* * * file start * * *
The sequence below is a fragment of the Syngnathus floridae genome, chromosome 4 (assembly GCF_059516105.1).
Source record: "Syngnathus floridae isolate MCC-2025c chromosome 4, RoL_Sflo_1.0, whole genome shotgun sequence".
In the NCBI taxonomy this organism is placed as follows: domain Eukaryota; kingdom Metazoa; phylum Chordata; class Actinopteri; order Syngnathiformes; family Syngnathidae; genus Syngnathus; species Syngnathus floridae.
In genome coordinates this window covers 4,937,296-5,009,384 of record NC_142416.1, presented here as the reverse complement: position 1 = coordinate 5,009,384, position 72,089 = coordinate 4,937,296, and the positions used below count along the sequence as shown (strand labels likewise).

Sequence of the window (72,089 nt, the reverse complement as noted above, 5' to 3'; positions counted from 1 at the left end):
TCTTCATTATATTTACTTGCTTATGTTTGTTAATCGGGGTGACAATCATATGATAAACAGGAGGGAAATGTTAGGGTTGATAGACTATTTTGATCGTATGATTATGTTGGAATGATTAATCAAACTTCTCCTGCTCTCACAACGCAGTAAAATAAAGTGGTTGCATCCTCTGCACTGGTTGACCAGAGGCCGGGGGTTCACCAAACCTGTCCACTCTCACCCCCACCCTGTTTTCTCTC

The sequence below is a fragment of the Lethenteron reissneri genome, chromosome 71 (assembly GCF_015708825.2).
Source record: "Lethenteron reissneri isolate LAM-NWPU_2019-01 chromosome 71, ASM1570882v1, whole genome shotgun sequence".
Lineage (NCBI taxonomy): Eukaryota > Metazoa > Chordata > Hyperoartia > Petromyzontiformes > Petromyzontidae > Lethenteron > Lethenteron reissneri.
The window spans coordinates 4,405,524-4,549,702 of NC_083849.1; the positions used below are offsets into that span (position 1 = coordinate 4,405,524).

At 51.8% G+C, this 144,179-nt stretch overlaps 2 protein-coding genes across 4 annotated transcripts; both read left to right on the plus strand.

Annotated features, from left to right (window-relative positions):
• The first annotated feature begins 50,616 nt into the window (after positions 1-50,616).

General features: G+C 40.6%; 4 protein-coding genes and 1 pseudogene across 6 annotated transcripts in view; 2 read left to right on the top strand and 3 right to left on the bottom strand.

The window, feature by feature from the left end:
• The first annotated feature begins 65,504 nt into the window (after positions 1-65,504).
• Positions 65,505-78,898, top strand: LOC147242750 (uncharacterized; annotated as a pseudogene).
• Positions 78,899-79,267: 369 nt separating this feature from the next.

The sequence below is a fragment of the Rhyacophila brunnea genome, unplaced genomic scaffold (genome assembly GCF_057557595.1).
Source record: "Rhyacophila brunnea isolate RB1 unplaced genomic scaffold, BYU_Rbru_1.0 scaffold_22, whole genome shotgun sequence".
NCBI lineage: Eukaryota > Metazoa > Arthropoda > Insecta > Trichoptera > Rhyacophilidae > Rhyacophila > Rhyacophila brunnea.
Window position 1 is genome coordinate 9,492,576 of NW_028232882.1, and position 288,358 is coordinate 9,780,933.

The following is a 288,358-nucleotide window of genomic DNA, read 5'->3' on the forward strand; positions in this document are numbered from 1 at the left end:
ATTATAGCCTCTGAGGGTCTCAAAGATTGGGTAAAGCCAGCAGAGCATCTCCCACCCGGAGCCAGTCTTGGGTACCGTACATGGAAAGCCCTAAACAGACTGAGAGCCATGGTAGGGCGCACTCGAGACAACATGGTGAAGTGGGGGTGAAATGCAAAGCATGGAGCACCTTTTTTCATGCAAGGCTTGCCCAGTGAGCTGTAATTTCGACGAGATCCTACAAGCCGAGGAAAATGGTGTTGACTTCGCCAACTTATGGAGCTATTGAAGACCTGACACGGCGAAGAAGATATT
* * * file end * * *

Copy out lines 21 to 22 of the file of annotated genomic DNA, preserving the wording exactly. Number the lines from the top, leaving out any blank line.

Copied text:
NCBI lineage: Eukaryota > Metazoa > Arthropoda > Insecta > Trichoptera > Rhyacophilidae > Rhyacophila > Rhyacophila brunnea.
Window position 1 is genome coordinate 9,492,576 of NW_028232882.1, and position 288,358 is coordinate 9,780,933.